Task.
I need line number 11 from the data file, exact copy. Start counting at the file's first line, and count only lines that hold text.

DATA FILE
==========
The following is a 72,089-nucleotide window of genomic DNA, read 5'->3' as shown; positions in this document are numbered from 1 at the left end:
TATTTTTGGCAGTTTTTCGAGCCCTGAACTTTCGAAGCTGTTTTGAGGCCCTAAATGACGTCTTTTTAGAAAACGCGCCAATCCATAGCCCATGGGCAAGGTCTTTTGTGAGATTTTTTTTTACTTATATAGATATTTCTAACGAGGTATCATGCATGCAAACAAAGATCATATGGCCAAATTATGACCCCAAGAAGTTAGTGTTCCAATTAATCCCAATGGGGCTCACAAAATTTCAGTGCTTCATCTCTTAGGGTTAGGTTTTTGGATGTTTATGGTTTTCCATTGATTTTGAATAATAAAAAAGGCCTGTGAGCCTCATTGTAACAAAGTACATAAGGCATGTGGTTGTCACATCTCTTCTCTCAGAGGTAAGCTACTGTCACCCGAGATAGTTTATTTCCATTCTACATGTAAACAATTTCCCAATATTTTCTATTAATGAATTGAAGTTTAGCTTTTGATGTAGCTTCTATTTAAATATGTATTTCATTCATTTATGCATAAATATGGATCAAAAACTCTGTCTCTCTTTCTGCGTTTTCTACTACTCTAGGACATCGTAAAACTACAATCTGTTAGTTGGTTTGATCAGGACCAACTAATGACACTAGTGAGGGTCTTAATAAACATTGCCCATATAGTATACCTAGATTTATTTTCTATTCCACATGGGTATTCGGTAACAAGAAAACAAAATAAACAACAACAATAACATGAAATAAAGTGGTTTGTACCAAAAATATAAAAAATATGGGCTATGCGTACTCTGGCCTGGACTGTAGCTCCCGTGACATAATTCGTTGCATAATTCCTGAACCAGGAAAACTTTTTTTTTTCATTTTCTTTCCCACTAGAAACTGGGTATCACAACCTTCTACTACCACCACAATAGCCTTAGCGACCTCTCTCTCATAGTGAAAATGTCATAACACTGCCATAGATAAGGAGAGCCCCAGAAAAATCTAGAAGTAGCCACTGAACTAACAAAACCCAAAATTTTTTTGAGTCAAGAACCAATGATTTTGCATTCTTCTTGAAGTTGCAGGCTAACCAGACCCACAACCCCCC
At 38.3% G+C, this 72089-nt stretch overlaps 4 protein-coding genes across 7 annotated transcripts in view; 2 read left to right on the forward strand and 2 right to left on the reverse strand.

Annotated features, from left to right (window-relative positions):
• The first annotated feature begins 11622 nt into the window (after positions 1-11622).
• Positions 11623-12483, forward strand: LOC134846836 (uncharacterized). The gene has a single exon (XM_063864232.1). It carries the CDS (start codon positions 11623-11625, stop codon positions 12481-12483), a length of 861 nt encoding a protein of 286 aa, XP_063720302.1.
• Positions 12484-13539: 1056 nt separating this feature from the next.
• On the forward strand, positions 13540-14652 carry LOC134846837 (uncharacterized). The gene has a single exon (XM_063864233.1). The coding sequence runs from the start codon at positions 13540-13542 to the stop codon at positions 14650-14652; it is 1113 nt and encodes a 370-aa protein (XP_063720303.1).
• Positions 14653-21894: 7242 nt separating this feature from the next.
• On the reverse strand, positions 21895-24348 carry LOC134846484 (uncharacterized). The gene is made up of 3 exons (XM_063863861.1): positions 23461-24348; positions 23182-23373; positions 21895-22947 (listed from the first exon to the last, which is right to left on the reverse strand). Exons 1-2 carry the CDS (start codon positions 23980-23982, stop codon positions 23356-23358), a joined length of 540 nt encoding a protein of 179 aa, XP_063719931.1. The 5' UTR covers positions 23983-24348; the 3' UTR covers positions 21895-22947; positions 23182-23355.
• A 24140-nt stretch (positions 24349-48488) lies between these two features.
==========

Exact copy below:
• A 24140-nt stretch (positions 24349-48488) lies between these two features.